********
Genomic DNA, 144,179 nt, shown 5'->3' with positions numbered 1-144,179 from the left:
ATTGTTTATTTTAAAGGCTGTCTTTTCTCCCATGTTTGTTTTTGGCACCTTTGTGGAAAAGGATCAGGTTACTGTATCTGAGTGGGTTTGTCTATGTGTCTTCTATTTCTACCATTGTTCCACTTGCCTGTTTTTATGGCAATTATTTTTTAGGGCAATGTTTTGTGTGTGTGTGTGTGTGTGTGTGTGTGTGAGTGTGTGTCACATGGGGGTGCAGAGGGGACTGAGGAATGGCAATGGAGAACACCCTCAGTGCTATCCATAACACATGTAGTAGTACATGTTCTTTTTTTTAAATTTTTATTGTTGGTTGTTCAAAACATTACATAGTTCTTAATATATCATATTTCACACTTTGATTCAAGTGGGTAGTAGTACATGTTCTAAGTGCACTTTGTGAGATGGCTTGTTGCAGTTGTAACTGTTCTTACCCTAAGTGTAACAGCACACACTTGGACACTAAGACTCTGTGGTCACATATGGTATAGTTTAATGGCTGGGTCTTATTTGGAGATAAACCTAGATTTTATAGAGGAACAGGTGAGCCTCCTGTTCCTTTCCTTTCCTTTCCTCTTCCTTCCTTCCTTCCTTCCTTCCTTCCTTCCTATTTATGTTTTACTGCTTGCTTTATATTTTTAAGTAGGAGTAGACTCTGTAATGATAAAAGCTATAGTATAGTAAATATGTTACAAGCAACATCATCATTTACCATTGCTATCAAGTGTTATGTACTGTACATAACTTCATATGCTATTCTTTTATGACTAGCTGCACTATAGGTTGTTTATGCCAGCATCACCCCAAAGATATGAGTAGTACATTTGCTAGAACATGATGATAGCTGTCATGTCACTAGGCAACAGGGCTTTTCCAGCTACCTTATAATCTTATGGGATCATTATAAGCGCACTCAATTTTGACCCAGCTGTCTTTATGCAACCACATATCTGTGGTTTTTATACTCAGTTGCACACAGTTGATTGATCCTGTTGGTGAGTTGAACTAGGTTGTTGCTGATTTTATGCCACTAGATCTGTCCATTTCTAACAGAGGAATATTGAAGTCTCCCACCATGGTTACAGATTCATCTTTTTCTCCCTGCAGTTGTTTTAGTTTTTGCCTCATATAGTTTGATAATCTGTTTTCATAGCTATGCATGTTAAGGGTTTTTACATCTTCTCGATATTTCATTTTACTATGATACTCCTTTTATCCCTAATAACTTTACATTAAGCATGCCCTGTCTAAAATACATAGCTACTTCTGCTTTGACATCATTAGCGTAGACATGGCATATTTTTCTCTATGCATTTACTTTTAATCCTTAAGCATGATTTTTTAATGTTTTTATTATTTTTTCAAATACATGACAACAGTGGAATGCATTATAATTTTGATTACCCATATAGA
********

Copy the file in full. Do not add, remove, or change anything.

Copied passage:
Genomic DNA, 144,179 nt, shown 5'->3' with positions numbered 1-144,179 from the left:
ATTGTTTATTTTAAAGGCTGTCTTTTCTCCCATGTTTGTTTTTGGCACCTTTGTGGAAAAGGATCAGGTTACTGTATCTGAGTGGGTTTGTCTATGTGTCTTCTATTTCTACCATTGTTCCACTTGCCTGTTTTTATGGCAATTATTTTTTAGGGCAATGTTTTGTGTGTGTGTGTGTGTGTGTGTGTGTGTGAGTGTGTGTCACATGGGGGTGCAGAGGGGACTGAGGAATGGCAATGGAGAACACCCTCAGTGCTATCCATAACACATGTAGTAGTACATGTTCTTTTTTTTAAATTTTTATTGTTGGTTGTTCAAAACATTACATAGTTCTTAATATATCATATTTCACACTTTGATTCAAGTGGGTAGTAGTACATGTTCTAAGTGCACTTTGTGAGATGGCTTGTTGCAGTTGTAACTGTTCTTACCCTAAGTGTAACAGCACACACTTGGACACTAAGACTCTGTGGTCACATATGGTATAGTTTAATGGCTGGGTCTTATTTGGAGATAAACCTAGATTTTATAGAGGAACAGGTGAGCCTCCTGTTCCTTTCCTTTCCTTTCCTCTTCCTTCCTTCCTTCCTTCCTTCCTTCCTTCCTATTTATGTTTTACTGCTTGCTTTATATTTTTAAGTAGGAGTAGACTCTGTAATGATAAAAGCTATAGTATAGTAAATATGTTACAAGCAACATCATCATTTACCATTGCTATCAAGTGTTATGTACTGTACATAACTTCATATGCTATTCTTTTATGACTAGCTGCACTATAGGTTGTTTATGCCAGCATCACCCCAAAGATATGAGTAGTACATTTGCTAGAACATGATGATAGCTGTCATGTCACTAGGCAACAGGGCTTTTCCAGCTACCTTATAATCTTATGGGATCATTATAAGCGCACTCAATTTTGACCCAGCTGTCTTTATGCAACCACATATCTGTGGTTTTTATACTCAGTTGCACACAGTTGATTGATCCTGTTGGTGAGTTGAACTAGGTTGTTGCTGATTTTATGCCACTAGATCTGTCCATTTCTAACAGAGGAATATTGAAGTCTCCCACCATGGTTACAGATTCATCTTTTTCTCCCTGCAGTTGTTTTAGTTTTTGCCTCATATAGTTTGATAATCTGTTTTCATAGCTATGCATGTTAAGGGTTTTTACATCTTCTCGATATTTCATTTTACTATGATACTCCTTTTATCCCTAATAACTTTACATTAAGCATGCCCTGTCTAAAATACATAGCTACTTCTGCTTTGACATCATTAGCGTAGACATGGCATATTTTTCTCTATGCATTTACTTTTAATCCTTAAGCATGATTTTTTAATGTTTTTATTATTTTTTCAAATACATGACAACAGTGGAATGCATTATAATTTTGATTACCCATATAGA